So where does our favorite metric, ROI, fit in any of the four categories we’ve discussed so far? Poorly understood and often misused as a metric–and the subject of innumerable other blog posts, whitepapers and ebooks–ROI is nevertheless a useful way to calculate value. However, it doesn’t fall neatly into any of the four categories we’ve identified. In fact, it spans a few of them. To be fair, ROI deserves a category of its own: a fifth category of integrated PR metrics. Let’s call that category impact (I’ve also referred to it as valuation). This category is nascent, but hopefully growing as we find ways to bridge not only the various metrics used by all the social media tools we use, but also our more traditional metrics.
Todd Van Hoosear is vice president of public relations for Eric Mower + Associates' Boston office, where he helps clients in the engineering, mobile, cloud, networking, consumer technology and consulting spaces bring new ideas – and new takes on old ideas – to the market. He also teaches new media and public relations at Boston University, and serves as a Fellow at the Society for New Communications Research. Find him on Twitter at @vanhoosear.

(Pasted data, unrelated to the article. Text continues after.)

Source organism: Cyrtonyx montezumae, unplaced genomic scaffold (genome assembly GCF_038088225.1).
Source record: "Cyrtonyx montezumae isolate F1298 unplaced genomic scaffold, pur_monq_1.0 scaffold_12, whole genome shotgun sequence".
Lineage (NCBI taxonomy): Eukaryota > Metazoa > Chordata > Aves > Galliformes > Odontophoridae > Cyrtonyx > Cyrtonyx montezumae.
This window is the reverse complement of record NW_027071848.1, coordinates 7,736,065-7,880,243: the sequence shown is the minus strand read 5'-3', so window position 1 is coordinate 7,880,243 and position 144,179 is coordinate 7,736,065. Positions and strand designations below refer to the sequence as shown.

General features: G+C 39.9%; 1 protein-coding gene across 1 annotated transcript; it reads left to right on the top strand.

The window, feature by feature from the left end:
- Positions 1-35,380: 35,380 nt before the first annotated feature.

Copyright © 2016, Progress Software Corporation and/or its subsidiaries or affiliates.
All Rights Reserved.
Progress, Telerik, and certain product names used herein are trademarks or registered trademarks of Progress Software Corporation and/or one of its subsidiaries or affiliates in the U.S. and/or other countries. See Trademarks or appropriate markings.